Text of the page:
Last June I crashed the first plane I ever flew, a Boeing 737, at the Mansfield Lahm Regional Airport. It was a beautiful day to fly. Skies were clear and the winds were kind.
Heading west from John Glenn International Airport in Columbus, I guided the jet to the designated turning point about 6 miles out, made a hard right over Alum Creek and sped on to our final destination just 50 miles to the north. The flight was a bit of a fight, trying to keep the plane on course and at the proper altitude. But all seemed to be going well until I became so fixated on my instrument panel as we approached the airport that I lost visual sight of the runway itself.
My co-pilot, John Price, coolly kept calling out instructions to get us properly lined up for the landing. But I had lost our position so severely on the primary flight display that I had no way of saving the flight. We crashed in a grassy field far right of the runway.
The good news is that I managed to stop the jetliner before slamming into the woods and that I, my co-pilot and two passengers somehow survived the tragedy.
After bringing the aircraft to a complete stop in the field, I turned to Price and declared: “I thought this would be the perfect spot for a picnic.” My co-pilot responded with a big smile and a heartfelt fist bump.
Welcome to Take Flight Ohio.
Take Flight Ohio, a true-to-life flight simulator, landed in northwest Columbus when Worthington resident John Price opened the doors to his new business in December 2018. While it does not provide professional aviation training, it does give customers the rare opportunity to take the left seat of a Boeing 737 cockpit. And Take Flight Ohio’s cockpit is the real deal.
Price knows of only three other such simulators. According to Price, there’s one in Anaheim, California, one in Clearwater, Florida, and another in Toronto, Canada. Each set-up is different. Regarding Price’s simulator, it “flies” true to the real thing. That’s according to Bill Bolinger, a professional pilot who’s flown the 737 for a decade and who now serves as one of Take Flight Ohio’s coaches. Price’s simulator flies as sluggishly as the actual plane does.
Price says Take Flight Ohio is designed to introduce children 12 and older to flight; to serve as a restart for aviation students who may be burned out; and to answer the call of so many dreamers who have always looked up to the skies wondering what it would be like to be a pilot.
“I really want to be some kind of positive impact for people,” explained Price, a former dispatcher for NetJets. ”I thought, wow, this would be a neat experience. Pretty much everyone who leaves here says, ‘That was pretty cool. I’m really glad I did that. That was really unique.’ So it’s really very fulfilling.”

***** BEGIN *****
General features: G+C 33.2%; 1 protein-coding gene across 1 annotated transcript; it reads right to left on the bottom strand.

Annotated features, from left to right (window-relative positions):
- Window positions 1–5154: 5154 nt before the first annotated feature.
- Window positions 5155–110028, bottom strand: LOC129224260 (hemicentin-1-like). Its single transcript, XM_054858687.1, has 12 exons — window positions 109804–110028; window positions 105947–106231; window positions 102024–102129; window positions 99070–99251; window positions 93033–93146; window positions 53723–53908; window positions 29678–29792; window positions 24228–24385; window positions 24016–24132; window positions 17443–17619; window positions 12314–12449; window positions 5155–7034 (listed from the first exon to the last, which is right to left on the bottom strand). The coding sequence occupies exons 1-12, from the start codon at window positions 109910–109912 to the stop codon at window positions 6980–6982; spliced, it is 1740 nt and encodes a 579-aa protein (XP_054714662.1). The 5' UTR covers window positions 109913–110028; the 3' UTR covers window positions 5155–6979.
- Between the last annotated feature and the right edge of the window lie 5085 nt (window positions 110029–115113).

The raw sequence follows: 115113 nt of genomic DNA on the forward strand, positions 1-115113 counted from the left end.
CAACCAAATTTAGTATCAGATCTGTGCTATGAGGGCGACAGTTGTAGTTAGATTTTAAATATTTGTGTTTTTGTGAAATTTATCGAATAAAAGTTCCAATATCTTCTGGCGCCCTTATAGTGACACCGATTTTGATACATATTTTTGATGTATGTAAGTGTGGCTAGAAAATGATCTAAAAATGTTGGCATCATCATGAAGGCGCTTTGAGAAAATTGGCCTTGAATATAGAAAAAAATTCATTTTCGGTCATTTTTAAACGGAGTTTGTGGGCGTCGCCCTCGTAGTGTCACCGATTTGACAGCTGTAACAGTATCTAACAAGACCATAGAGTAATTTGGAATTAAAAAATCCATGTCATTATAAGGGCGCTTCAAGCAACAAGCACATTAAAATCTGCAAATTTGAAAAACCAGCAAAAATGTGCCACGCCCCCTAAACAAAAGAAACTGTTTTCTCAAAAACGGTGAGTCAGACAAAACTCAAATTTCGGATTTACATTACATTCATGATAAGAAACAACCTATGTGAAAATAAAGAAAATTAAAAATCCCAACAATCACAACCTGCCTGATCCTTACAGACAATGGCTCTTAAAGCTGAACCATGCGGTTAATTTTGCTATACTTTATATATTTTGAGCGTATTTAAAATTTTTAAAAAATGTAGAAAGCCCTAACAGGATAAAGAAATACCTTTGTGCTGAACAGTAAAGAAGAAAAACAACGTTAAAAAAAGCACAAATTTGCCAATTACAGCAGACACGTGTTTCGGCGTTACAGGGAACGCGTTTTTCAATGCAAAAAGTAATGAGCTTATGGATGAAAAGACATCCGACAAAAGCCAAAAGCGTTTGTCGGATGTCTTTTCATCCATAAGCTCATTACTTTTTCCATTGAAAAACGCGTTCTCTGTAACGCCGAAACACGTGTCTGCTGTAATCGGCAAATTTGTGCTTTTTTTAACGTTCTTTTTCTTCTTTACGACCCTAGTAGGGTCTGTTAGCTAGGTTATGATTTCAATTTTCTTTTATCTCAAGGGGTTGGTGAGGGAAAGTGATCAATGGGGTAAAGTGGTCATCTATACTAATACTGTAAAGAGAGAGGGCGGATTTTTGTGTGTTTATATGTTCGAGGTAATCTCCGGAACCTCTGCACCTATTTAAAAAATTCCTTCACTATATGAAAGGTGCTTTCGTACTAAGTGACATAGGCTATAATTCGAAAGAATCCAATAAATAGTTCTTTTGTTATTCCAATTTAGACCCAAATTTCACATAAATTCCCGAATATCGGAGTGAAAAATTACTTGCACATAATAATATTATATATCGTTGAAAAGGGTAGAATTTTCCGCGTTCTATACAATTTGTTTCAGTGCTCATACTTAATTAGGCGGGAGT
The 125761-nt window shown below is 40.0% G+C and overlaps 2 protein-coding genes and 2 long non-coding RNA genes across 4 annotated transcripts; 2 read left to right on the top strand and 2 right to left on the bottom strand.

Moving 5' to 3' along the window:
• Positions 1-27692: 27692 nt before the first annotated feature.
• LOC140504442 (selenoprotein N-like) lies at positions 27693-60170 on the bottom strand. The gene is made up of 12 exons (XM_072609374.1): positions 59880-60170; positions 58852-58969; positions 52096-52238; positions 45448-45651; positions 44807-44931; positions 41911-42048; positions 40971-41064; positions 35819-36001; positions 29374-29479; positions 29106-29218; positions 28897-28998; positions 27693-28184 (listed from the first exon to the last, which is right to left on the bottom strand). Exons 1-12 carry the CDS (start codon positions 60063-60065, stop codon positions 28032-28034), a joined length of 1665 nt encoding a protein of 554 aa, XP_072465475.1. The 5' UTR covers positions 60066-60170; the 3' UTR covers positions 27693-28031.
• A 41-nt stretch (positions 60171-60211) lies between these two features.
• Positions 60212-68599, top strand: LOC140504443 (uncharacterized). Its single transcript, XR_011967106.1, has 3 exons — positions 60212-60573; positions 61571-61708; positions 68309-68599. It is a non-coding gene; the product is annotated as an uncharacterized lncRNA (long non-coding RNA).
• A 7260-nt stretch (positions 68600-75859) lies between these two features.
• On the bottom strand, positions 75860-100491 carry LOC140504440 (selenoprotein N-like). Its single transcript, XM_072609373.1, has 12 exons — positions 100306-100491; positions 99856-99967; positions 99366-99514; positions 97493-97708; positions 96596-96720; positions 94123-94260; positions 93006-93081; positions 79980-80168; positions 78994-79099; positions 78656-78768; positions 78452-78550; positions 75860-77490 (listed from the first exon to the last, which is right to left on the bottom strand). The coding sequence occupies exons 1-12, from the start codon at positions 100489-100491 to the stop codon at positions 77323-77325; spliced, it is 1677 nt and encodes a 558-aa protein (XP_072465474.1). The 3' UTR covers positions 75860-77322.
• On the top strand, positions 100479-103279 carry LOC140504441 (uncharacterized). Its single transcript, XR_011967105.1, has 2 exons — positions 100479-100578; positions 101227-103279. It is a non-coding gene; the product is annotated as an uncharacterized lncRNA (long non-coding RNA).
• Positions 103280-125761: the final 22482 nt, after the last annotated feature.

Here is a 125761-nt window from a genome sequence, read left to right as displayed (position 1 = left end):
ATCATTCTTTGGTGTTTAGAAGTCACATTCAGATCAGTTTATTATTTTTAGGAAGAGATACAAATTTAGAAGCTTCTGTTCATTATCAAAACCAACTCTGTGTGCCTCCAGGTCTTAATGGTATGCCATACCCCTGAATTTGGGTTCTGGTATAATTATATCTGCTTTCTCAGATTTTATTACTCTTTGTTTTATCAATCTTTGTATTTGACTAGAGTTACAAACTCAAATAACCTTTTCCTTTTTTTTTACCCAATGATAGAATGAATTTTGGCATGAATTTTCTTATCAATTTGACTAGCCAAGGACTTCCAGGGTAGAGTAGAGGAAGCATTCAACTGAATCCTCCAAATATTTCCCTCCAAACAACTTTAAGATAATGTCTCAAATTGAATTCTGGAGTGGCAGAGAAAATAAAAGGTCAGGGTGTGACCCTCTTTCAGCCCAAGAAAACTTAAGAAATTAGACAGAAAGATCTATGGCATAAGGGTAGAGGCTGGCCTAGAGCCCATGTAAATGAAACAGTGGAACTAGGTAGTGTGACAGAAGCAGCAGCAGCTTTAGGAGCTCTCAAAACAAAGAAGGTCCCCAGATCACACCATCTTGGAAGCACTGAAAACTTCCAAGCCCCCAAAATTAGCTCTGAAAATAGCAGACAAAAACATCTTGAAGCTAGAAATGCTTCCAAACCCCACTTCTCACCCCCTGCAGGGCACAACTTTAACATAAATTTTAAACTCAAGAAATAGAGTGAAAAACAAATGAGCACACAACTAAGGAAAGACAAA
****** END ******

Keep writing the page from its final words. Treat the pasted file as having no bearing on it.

Price’s clients come from all over for the experience. Portsmouth. Louisville. Nashville.
Most of Price’s clients are men coming in to fly a particular package purchased by wives and girlfriends. But Price would like to see more women take the 737’s controls.
“Women can do it too,” he said. “They seem to have a great time just like the men do.”
Take Flight Ohio also attracts its fair share of seasoned pilots. One wanted to practice landing on Key West’s short runway in a crosswind.
Yes, Take Flight Ohio can control the weather. They can make it snow or create a driving rain. Pick your poison.
And customers can take off and land at virtually any airport in the world. Want to see what it’s like to land in The Big Apple? Dial up LaGuardia. Or if you prefer a more scenic view, give a go at landing among the Tetons in Jackson Hole, Wyoming. The choices are endless, as there are more than 23,000 airports in the simulator system.
As Price’s brother once quipped: “You can fly anywhere in the world and be home for dinner.”
Price says his main objective is to see every client leave with a smile on their face.
“I want you to have the experience you were looking for,” he said. “I don’t want you to leave feeling like you failed. That cockpit is overwhelming. The last thing I want is for you to feel like an idiot. I think that’s why they leave happy because they’ve accomplished something. The joke I always throw in is even if you mess up we’re still okay.”
I messed up big time but ended up in a lovely spot for a picnic.
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William J. Purpura is the editor of AAA Magazine.
Take Flight Ohio is at 4816 Sawmill Road, Columbus, Ohio. Call (614) 947-7370 or visit Take Flight Ohio.
2 Replies to “About Take Flight Ohio: Ohio Flight Simulator”
My husband and I did this on Fathers’ Day.
It was an incredibly realistic experience and we will be back!
This sounds like a really great experience. Where is the simulator and how much does it cost to do? Is there an age limit?